It is from this final, climactic stage in the drama of redemption that we now look back and say, “Now that we know where Israel’s story ends up, what difference does that knowledge make in how we understand that story?”

In other words, the “now” with which the “then” must be in conversation is not primarily the “private now” of my personal experiences (although the person dimension is certainly in play), but with the “eschatological now” of the new age (2 Cor 6:2) that dawned when Christ, the climax of God’s covenant with Israel, was crucified and raised from the dead.

Only when this “attitude,” this eschatological posture, is allowed to exert its proper force do we as Christians bring the Old Testament to bear on the particular circumstances of our individual and corporate lives.

This attitude toward reading the Old Testament is what I have called a “Christotelic” reading. Rather than looking for Christ “in” a book of the Old Testament, Christ is seen as the surprising climactic end (Greek telos) of Israel’s story, which is the vantage point from which Christians today engage the Old Testament.

Think of a well-told tale in a good novel. The first time through you let the story hit you as the plot unfolds and the characters develop. Then when you get to the climax of the story, the various peaks and valleys of the previous chapters begin to be seen in light of the whole. The end of the story does not render those chapters null and void, merely a prop to bring you to the end. But now, having read the story once and seen where it winds up, you go back and read it again in view of an ultimate horizon.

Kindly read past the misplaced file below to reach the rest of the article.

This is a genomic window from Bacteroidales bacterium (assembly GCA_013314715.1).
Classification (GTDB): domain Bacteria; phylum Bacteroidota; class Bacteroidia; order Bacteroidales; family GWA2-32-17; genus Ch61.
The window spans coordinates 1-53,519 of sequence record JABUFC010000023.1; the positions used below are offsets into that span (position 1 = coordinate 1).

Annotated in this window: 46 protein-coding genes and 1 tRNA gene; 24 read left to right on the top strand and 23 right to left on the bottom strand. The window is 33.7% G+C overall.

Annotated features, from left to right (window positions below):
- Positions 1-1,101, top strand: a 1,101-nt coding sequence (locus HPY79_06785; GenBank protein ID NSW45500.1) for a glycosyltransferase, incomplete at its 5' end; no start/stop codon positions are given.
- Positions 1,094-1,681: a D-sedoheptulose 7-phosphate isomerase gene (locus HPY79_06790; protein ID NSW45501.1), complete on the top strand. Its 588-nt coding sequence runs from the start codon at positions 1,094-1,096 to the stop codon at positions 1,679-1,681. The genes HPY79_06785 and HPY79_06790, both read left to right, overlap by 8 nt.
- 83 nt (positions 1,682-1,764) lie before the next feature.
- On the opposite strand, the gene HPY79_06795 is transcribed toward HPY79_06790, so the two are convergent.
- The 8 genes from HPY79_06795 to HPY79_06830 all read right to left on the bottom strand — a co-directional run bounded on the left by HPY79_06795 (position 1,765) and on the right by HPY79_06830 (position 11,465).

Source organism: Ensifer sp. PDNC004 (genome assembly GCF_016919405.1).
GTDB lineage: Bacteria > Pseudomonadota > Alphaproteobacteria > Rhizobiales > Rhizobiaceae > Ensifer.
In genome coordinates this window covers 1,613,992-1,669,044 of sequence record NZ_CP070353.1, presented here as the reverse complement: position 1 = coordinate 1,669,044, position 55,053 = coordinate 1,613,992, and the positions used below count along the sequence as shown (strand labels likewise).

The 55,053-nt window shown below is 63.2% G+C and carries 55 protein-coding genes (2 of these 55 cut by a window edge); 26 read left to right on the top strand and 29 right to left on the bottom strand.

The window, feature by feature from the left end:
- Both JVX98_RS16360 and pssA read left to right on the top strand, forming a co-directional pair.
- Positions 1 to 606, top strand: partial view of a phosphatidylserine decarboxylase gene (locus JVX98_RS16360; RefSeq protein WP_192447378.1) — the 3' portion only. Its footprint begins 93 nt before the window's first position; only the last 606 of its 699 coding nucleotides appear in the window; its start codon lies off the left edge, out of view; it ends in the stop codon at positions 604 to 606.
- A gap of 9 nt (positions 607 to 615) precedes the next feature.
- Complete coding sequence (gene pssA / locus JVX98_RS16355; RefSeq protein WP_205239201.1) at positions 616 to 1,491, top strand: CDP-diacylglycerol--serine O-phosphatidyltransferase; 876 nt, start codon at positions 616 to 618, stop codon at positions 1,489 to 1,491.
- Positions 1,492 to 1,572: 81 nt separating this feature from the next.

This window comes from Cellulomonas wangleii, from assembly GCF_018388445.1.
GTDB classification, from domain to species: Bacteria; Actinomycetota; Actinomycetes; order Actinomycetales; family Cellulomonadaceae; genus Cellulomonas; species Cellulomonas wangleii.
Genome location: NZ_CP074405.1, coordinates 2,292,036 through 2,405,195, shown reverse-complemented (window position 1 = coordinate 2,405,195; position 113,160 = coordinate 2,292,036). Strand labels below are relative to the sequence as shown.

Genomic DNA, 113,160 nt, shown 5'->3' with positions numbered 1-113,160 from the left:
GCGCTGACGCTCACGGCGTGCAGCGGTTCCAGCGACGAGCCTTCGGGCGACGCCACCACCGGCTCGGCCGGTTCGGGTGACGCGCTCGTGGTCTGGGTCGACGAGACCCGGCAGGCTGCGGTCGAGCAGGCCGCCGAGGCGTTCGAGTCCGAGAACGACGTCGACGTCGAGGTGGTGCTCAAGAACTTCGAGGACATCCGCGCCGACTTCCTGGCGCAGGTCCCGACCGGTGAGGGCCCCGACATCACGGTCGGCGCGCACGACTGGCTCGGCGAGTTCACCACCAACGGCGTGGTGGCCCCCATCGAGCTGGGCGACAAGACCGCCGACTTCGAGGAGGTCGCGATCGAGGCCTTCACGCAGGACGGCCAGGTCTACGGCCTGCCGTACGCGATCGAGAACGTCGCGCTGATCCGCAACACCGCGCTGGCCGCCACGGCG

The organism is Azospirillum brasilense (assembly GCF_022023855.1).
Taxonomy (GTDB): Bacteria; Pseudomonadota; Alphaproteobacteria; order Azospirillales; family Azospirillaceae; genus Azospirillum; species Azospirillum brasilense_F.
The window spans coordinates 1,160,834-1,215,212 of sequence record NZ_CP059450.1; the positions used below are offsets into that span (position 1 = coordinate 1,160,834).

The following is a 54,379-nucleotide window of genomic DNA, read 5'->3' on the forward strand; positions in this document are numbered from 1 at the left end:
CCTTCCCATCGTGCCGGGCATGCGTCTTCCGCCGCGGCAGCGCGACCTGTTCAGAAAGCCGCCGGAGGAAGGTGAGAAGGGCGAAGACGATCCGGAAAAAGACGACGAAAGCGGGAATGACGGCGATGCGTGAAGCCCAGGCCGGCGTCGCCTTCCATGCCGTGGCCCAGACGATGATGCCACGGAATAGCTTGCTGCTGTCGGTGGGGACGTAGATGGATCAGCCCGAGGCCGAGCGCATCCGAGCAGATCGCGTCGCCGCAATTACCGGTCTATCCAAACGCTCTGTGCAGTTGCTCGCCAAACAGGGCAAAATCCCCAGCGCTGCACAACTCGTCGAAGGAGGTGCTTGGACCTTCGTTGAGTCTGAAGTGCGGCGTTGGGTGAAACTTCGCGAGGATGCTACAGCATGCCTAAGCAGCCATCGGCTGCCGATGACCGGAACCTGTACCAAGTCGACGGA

A theological reading of the Old Testament for the church is ultimately a synthesis of the first and second reading. Its own prominent peaks and valleys must be allowed to shape our hermeneutical landscape, while we recognize at the same time bearing in mind that there is another landscape beyond the immediate horizon against which the Old Testament can be seen in a different light.

In other words, Christians read the Old Testament both respecting what it has to say while also seeing that there is something more to be said. The “something more” is the complex realization that, however connected we are to particulars of Israel’s story, those particulars are now reconfigured in the crucified and risen Christ, who paradoxically embodies and transforms Israel’s story.

***Today’s post is adapted from my concluding comments in the introduction to my commentary on Ecclesiastes (Eerdmans, 2011, pp. 27-29) and was first posted in April 2013.  I’ve written more about interpreting the Bible in The Bible Tells Me So (HarperOne, 2014) and  Inspiration and Incarnation (Baker 2005/2015). Check out also my most recent book, How the Bible Actually Works (HarperOne, 2019).***

Pete Enns, Ph.D.

Peter Enns (Ph.D., Harvard University) is Abram S. Clemens professor of biblical studies at Eastern University in St. Davids, Pennsylvania. He has written numerous books, including The Bible Tells Me So, The Sin of Certainty, and How the Bible Actually Works. Tweets at @peteenns.